Machine learning to predict osteoporotic fracture risk from genotypes
Forgetta, Vincenzo, Keller-Baruch, Julyan, Forest, Marie, Durand, Audrey, Bhatnagar, Sahir, Kemp, John, Morris, John A., Kanis, John A., Kiel, Douglas P., McCloskey, Eugene V., Rivadeneira, Fernando, Johannson, Helena, Harvey, Nicholas, Cooper, Cyrus, Evans, David M., Pineau, Joelle, Leslie, William D., Greenwood, Celia M. T. and Richards, J. Brent. (2020). Machine learning to predict osteoporotic fracture risk from genotypes. Cold Spring Harbor Protocols. pp. 1-22. https://doi.org/10.1101/413716
|Authors||Forgetta, Vincenzo, Keller-Baruch, Julyan, Forest, Marie, Durand, Audrey, Bhatnagar, Sahir, Kemp, John, Morris, John A., Kanis, John A., Kiel, Douglas P., McCloskey, Eugene V., Rivadeneira, Fernando, Johannson, Helena, Harvey, Nicholas, Cooper, Cyrus, Evans, David M., Pineau, Joelle, Leslie, William D., Greenwood, Celia M. T. and Richards, J. Brent|
Background Genomics-based prediction could be useful since genome-wide genotyping costs less than many clinical tests. We tested whether machine learning methods could provide a clinically-relevant genomic prediction of quantitative ultrasound speed of sound (SOS)—a risk factor for osteoporotic fracture.
Methods We used 341,449 individuals from UK Biobank with SOS measures to develop genomically-predicted SOS (gSOS) using machine learning algorithms. We selected the optimal algorithm in 5,335 independent individuals and then validated it and its ability to predict incident fracture in an independent test dataset (N = 80,027). Finally, we explored whether genomic pre-screening could complement a UK-based osteoporosis screening strategy, based on the validated tool FRAX.
Results gSOS explained 4.8-fold more variance in SOS than FRAX clinical risk factors (CRF) alone (r2 = 23% vs. 4.8%). A standard deviation decrease in gSOS, adjusting for the CRF-FRAX score was associated with a higher increased odds of incident major osteoporotic fracture (1,491 cases / 78,536 controls, OR = 1.91 [1.70-2.14], P = 10-28) than that for measured SOS (OR = 1.60 [1.50-1.69], P = 10-52) and femoral neck bone mineral density (147 cases / 4,594 controls, OR = 1.53 [1.27-1.83], P = 10-6). Individuals in the bottom decile of the gSOS distribution had a 3.25-fold increased risk of major osteoporotic fracture (P = 10-18) compared to the top decile. A gSOS-based FRAX score, identified individuals at high risk for incident major osteoporotic fractures better than the CRF-FRAX score (P = 10-14). Introducing a genomic pre-screening step into osteoporosis screening in 4,741 individuals reduced the number of required clinical visits from 2,455 to 1,273 and the number of BMD tests from 1,013 to 473, while only reducing the sensitivity to identify individuals eligible for therapy from 99% to 95%.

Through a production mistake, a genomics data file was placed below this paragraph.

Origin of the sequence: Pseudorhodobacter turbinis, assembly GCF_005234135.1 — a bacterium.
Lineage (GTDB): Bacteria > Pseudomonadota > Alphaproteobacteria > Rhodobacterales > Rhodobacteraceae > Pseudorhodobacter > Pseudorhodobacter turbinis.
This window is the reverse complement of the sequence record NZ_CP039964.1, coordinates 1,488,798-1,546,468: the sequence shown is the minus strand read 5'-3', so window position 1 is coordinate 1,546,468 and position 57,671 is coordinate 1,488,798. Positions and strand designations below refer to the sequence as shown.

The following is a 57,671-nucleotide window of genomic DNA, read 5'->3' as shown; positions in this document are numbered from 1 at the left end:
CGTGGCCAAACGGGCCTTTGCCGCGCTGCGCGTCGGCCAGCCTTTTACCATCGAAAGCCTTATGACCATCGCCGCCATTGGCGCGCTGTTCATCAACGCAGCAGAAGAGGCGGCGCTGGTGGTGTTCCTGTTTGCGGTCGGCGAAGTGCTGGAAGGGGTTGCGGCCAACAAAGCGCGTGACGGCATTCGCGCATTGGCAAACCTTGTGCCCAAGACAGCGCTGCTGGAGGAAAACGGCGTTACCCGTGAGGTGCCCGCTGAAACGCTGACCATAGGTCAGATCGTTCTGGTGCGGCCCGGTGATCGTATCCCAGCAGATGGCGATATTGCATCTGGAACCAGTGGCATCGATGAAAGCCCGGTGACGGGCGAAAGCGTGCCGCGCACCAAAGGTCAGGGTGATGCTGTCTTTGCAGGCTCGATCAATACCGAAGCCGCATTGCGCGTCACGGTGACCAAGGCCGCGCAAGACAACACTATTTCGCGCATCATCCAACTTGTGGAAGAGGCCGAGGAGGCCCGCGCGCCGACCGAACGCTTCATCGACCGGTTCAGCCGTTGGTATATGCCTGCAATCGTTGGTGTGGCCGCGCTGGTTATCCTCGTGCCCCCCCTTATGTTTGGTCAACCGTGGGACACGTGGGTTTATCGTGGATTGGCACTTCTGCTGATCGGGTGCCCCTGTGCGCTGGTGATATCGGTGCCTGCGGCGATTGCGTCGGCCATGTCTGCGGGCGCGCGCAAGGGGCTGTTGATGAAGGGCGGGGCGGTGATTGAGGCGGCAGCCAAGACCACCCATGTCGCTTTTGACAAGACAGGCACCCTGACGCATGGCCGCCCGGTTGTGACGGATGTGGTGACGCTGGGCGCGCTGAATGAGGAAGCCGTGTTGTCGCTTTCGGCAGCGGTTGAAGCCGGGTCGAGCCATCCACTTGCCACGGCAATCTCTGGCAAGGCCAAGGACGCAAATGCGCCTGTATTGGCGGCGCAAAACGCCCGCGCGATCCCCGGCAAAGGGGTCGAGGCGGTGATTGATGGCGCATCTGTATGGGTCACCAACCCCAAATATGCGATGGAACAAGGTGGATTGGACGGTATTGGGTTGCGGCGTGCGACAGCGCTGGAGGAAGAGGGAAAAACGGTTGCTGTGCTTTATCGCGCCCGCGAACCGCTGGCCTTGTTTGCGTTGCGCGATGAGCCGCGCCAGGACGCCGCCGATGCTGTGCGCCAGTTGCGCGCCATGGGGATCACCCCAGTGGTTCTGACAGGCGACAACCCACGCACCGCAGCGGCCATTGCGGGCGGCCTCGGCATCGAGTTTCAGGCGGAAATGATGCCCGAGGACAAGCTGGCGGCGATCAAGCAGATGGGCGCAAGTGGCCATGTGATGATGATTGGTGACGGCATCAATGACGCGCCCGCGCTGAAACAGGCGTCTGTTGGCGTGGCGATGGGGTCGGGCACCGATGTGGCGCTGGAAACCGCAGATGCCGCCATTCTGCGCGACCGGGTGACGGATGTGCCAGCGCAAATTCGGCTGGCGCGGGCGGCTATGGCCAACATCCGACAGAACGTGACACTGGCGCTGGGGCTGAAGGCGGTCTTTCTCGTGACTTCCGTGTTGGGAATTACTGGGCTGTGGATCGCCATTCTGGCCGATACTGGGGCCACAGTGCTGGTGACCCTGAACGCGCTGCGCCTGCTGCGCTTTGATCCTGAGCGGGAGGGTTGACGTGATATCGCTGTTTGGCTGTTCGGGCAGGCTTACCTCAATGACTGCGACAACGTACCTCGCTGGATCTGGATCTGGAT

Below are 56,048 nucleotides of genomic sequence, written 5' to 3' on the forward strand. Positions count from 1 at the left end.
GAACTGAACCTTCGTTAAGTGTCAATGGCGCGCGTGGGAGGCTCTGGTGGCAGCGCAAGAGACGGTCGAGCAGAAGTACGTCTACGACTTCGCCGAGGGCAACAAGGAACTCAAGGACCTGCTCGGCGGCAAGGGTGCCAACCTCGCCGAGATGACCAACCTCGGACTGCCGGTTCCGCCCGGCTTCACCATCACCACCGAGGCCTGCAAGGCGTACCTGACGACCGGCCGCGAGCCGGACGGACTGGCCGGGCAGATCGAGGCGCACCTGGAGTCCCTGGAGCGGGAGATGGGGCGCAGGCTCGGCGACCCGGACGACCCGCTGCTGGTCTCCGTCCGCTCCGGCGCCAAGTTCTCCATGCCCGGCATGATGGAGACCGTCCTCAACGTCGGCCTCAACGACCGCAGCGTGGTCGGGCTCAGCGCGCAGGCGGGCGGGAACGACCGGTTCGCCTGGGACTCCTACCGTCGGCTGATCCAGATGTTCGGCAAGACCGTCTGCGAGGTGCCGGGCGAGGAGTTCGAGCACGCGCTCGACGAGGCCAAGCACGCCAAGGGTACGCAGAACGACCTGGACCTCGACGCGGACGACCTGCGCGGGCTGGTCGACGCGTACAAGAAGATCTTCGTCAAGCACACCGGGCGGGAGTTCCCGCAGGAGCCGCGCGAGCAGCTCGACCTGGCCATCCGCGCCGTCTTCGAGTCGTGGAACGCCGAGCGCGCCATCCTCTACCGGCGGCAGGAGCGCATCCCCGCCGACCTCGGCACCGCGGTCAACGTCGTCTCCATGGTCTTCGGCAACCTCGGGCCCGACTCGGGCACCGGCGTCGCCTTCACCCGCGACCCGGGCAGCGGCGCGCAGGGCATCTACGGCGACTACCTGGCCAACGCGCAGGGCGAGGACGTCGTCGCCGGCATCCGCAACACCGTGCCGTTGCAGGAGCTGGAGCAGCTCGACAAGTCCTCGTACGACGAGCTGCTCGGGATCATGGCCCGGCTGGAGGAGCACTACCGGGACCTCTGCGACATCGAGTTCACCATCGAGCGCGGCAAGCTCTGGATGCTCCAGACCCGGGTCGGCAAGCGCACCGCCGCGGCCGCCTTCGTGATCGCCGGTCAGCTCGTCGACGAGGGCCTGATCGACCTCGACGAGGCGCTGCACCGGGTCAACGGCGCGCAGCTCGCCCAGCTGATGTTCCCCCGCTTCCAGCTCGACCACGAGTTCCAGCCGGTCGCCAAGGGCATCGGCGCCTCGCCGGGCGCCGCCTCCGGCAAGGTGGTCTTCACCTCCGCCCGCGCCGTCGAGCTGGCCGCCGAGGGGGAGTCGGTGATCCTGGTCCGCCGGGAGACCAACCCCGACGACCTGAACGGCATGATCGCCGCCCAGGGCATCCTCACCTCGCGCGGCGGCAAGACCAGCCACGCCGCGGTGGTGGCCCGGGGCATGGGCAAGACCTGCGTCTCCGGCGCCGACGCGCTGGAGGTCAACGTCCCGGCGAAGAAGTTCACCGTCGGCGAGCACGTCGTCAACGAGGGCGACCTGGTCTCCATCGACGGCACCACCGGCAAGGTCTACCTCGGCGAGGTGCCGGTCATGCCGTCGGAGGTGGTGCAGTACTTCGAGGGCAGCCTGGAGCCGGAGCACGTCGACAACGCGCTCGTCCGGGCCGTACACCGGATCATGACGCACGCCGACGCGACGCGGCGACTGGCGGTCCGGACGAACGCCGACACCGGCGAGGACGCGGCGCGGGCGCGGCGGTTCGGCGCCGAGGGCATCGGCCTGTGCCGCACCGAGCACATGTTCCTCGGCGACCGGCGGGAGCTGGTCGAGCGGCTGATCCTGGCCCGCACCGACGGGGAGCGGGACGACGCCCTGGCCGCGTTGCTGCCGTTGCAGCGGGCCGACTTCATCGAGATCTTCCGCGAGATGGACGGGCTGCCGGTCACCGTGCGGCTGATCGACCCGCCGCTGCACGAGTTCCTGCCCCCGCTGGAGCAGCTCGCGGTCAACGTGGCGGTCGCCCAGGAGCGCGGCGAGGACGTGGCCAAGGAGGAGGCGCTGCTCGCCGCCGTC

Interpretation The use of genotypes in a machine learning algorithm resulted in a clinically-relevant prediction of SOS and fracture, with potential to impact healthcare resource utilization.
Evidence Before this Study Genome-wide association studies have identified many loci associated with risk of clinically-relevant fracture risk factors, such as SOS. Yet, it is unclear if such information can be leveraged to identify those at risk for disease outcomes, such as osteoporotic fractures. Most previous attempts to predict disease risk from genotypes have used polygenic risk scores, which may not be optimal for genomic-prediction. Despite these obstacles, genomic-prediction could enable screening programs to be more efficient since most people screened in a population are not determined to have a level of risk that would prompt a change in clinical care. Genomic pre-screening could help identify individuals whose risk of disease is low enough that they are unlikely to benefit from screening.
Added Value of this Study Using a large dataset of 426,811 individuals we trained and tested a machine learning algorithm to genomically-predict SOS. This metric, gSOS, had performance characteristics for predicting fracture risk that were similar to measured SOS and femoral neck BMD. Implementing a gSOS-based pre-screening step into the UK-based osteoporosis treatment guidelines reduced the number of individuals who would require screening clinical visits and skeletal testing by approximately 50%, while having little impact on the sensitivity to identify individuals at high risk for osteoporotic fracture.
Implications of all of the Available Evidence Clinically-relevant genomic prediction of heritable traits is feasible using the machine learning algorithm presented here in large sample sizes. Genome-wide genotyping is now less expensive than many clinical tests, needs to be performed once over a lifetime and could risk stratify for multiple heritable traits and diseases years prior to disease onset, providing an opportunity for prevention. The implementation of such algorithms could improve screening efficiency, yet their cost-effectiveness will need to be ascertained in subsequent analyses.
|Journal||Cold Spring Harbor Protocols|
|Journal citation||pp. 1-22|
|Publisher||Cold Spring Harbor Laboratory Press|
|Digital Object Identifier (DOI)||https://doi.org/10.1101/413716|
|Open access||Published as ‘gold’ (paid) open access|
|Research or scholarly||Research|
File Access Level
|Online||12 Sep 2018|
|Publication process dates|
|Deposited||25 Oct 2021|
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